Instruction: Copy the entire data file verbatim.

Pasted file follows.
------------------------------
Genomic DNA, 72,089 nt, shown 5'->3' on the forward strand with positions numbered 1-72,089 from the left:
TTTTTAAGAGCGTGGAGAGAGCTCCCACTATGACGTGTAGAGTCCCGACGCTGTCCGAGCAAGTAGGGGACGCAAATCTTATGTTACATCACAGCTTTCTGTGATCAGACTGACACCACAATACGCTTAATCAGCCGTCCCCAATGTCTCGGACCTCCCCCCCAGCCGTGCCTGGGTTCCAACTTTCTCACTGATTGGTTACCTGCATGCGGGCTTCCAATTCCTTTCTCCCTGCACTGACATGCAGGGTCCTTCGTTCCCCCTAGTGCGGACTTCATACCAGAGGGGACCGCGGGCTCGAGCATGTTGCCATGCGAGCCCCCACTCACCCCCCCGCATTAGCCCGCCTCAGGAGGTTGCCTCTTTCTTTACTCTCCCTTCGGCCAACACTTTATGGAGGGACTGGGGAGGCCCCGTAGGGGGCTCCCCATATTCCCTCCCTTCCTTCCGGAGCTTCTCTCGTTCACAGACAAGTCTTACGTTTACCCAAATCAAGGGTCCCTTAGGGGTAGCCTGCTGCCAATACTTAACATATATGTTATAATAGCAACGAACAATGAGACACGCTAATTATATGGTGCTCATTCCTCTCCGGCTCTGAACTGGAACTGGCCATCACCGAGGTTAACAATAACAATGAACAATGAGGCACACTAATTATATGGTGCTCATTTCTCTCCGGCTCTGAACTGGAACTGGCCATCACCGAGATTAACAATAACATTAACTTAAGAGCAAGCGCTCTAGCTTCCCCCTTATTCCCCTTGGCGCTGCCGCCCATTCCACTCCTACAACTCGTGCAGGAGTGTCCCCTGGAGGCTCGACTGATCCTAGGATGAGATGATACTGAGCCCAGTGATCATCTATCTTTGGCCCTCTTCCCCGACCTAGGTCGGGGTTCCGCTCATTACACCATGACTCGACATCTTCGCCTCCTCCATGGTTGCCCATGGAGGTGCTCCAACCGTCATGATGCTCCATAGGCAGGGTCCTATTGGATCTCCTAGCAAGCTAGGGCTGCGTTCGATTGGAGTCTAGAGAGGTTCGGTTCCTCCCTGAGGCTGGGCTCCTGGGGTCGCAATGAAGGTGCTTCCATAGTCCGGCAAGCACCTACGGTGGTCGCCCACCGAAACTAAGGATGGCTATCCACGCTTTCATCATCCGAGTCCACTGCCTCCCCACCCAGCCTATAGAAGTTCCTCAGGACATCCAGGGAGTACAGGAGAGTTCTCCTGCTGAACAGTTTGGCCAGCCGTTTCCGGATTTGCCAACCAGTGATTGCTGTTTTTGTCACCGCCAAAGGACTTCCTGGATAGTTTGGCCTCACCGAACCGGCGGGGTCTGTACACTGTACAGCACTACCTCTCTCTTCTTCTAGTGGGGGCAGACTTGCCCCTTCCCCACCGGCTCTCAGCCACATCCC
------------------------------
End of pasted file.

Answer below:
Genomic DNA, 72,089 nt, shown 5'->3' on the forward strand with positions numbered 1-72,089 from the left:
TTTTTAAGAGCGTGGAGAGAGCTCCCACTATGACGTGTAGAGTCCCGACGCTGTCCGAGCAAGTAGGGGACGCAAATCTTATGTTACATCACAGCTTTCTGTGATCAGACTGACACCACAATACGCTTAATCAGCCGTCCCCAATGTCTCGGACCTCCCCCCCAGCCGTGCCTGGGTTCCAACTTTCTCACTGATTGGTTACCTGCATGCGGGCTTCCAATTCCTTTCTCCCTGCACTGACATGCAGGGTCCTTCGTTCCCCCTAGTGCGGACTTCATACCAGAGGGGACCGCGGGCTCGAGCATGTTGCCATGCGAGCCCCCACTCACCCCCCCGCATTAGCCCGCCTCAGGAGGTTGCCTCTTTCTTTACTCTCCCTTCGGCCAACACTTTATGGAGGGACTGGGGAGGCCCCGTAGGGGGCTCCCCATATTCCCTCCCTTCCTTCCGGAGCTTCTCTCGTTCACAGACAAGTCTTACGTTTACCCAAATCAAGGGTCCCTTAGGGGTAGCCTGCTGCCAATACTTAACATATATGTTATAATAGCAACGAACAATGAGACACGCTAATTATATGGTGCTCATTCCTCTCCGGCTCTGAACTGGAACTGGCCATCACCGAGGTTAACAATAACAATGAACAATGAGGCACACTAATTATATGGTGCTCATTTCTCTCCGGCTCTGAACTGGAACTGGCCATCACCGAGATTAACAATAACATTAACTTAAGAGCAAGCGCTCTAGCTTCCCCCTTATTCCCCTTGGCGCTGCCGCCCATTCCACTCCTACAACTCGTGCAGGAGTGTCCCCTGGAGGCTCGACTGATCCTAGGATGAGATGATACTGAGCCCAGTGATCATCTATCTTTGGCCCTCTTCCCCGACCTAGGTCGGGGTTCCGCTCATTACACCATGACTCGACATCTTCGCCTCCTCCATGGTTGCCCATGGAGGTGCTCCAACCGTCATGATGCTCCATAGGCAGGGTCCTATTGGATCTCCTAGCAAGCTAGGGCTGCGTTCGATTGGAGTCTAGAGAGGTTCGGTTCCTCCCTGAGGCTGGGCTCCTGGGGTCGCAATGAAGGTGCTTCCATAGTCCGGCAAGCACCTACGGTGGTCGCCCACCGAAACTAAGGATGGCTATCCACGCTTTCATCATCCGAGTCCACTGCCTCCCCACCCAGCCTATAGAAGTTCCTCAGGACATCCAGGGAGTACAGGAGAGTTCTCCTGCTGAACAGTTTGGCCAGCCGTTTCCGGATTTGCCAACCAGTGATTGCTGTTTTTGTCACCGCCAAAGGACTTCCTGGATAGTTTGGCCTCACCGAACCGGCGGGGTCTGTACACTGTACAGCACTACCTCTCTCTTCTTCTAGTGGGGGCAGACTTGCCCCTTCCCCACCGGCTCTCAGCCACATCCC